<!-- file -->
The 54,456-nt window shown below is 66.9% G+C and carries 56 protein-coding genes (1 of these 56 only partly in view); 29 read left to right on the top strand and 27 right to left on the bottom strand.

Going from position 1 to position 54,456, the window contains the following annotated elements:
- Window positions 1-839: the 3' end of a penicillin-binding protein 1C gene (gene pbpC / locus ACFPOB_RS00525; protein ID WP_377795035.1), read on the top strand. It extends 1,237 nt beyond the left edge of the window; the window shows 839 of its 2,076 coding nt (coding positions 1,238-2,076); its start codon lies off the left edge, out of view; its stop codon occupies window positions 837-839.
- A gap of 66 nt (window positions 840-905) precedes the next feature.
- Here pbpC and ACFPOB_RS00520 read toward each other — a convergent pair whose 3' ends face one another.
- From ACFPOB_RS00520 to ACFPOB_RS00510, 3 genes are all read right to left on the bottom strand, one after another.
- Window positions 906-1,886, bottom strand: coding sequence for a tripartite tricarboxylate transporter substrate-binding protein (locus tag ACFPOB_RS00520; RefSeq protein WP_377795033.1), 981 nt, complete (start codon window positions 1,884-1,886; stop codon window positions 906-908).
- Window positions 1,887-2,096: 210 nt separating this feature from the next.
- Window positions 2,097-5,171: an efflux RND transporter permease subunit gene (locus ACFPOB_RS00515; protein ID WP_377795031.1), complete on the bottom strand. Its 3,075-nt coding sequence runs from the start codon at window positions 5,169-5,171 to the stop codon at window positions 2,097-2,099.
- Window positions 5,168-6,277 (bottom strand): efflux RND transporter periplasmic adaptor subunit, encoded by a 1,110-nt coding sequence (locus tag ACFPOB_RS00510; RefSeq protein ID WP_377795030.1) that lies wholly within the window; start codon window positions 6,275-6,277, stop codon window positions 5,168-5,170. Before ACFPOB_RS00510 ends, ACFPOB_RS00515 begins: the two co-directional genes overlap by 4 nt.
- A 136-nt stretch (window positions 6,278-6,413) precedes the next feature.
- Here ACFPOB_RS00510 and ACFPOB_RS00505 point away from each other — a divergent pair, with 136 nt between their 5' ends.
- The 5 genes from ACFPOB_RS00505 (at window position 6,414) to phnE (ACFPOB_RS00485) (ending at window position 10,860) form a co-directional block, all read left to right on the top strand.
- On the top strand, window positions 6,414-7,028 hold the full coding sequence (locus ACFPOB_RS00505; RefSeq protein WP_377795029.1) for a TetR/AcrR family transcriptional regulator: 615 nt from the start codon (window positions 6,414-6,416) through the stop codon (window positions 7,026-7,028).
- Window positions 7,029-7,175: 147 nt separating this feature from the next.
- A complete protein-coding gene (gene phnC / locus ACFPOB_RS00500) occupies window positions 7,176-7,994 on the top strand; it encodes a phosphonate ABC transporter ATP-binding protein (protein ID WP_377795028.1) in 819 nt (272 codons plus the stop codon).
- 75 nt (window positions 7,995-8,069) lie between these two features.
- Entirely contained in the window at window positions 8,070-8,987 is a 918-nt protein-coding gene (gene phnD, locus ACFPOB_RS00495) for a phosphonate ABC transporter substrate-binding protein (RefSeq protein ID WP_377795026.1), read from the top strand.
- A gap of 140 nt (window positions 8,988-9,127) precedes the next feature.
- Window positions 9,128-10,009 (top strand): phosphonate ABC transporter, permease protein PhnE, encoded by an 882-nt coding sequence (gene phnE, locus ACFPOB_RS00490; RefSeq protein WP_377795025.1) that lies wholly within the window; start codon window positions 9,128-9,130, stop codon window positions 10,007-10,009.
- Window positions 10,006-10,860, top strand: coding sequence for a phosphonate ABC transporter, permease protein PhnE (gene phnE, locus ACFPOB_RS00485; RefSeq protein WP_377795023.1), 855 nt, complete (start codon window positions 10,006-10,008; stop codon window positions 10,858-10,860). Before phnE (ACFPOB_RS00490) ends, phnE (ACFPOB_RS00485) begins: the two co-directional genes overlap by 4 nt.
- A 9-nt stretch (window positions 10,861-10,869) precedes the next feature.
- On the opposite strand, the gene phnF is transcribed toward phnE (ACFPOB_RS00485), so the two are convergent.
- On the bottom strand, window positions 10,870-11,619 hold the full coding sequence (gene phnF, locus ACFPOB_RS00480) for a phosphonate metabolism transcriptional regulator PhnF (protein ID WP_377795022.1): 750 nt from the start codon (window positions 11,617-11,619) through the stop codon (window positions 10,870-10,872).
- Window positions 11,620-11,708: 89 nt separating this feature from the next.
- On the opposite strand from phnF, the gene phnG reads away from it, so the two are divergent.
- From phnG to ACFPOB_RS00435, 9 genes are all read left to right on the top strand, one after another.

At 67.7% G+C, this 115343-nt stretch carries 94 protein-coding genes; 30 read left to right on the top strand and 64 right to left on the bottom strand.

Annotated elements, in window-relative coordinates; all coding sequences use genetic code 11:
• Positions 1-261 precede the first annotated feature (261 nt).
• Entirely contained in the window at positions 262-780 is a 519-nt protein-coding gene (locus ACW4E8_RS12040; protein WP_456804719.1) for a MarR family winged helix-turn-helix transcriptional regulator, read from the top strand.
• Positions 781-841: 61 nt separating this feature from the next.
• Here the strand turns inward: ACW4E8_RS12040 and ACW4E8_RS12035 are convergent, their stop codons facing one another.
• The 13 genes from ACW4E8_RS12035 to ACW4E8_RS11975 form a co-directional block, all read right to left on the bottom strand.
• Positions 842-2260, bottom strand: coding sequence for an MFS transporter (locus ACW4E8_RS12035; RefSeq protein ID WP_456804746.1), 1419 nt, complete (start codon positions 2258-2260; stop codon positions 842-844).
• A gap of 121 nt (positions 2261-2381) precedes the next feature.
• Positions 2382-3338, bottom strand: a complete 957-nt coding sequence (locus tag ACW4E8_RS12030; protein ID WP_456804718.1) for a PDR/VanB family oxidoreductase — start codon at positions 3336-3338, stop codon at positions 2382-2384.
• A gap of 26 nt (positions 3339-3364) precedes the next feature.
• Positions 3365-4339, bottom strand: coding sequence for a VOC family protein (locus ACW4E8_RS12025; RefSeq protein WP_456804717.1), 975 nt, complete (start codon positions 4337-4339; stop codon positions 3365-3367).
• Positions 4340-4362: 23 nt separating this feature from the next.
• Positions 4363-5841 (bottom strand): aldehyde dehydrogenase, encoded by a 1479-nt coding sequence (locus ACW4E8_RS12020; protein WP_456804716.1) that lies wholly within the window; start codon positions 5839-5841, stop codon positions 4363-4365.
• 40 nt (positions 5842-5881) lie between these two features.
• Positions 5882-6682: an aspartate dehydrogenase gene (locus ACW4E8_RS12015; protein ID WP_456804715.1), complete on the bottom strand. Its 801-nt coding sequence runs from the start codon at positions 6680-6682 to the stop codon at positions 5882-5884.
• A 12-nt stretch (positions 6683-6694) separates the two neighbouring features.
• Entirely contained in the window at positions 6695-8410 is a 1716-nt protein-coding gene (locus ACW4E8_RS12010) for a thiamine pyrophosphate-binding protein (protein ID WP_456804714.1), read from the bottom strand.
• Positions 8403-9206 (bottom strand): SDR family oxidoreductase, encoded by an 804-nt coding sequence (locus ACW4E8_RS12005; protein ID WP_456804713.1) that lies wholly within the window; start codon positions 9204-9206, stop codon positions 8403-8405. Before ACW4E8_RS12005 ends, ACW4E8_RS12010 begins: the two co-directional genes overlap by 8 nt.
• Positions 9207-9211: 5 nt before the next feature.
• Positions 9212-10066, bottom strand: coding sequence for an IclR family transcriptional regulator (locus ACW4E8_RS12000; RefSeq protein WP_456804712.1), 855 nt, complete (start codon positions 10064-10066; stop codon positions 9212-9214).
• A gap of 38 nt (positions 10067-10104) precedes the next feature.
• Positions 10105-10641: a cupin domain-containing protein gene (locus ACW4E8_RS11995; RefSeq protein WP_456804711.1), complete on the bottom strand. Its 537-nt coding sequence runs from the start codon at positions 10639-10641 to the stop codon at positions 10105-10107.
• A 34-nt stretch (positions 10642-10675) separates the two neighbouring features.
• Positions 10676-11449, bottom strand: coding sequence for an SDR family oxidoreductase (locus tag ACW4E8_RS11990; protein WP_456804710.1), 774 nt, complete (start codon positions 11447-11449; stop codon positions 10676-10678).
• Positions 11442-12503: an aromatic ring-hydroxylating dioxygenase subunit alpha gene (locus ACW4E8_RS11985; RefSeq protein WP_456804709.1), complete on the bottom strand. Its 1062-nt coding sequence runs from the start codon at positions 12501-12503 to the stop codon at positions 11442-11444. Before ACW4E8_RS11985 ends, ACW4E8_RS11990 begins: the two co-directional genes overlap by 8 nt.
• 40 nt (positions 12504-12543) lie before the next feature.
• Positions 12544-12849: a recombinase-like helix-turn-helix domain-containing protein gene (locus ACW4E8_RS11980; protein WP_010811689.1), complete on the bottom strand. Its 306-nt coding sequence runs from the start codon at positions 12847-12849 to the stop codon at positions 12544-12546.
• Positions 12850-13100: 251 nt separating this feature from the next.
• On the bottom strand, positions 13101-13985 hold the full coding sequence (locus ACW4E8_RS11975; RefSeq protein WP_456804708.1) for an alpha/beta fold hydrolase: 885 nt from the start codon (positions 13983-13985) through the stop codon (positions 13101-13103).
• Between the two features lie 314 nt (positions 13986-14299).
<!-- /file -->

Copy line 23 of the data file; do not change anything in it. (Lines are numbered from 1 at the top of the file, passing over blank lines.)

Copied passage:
- On the opposite strand, the gene phnF is transcribed toward phnE (ACFPOB_RS00485), so the two are convergent.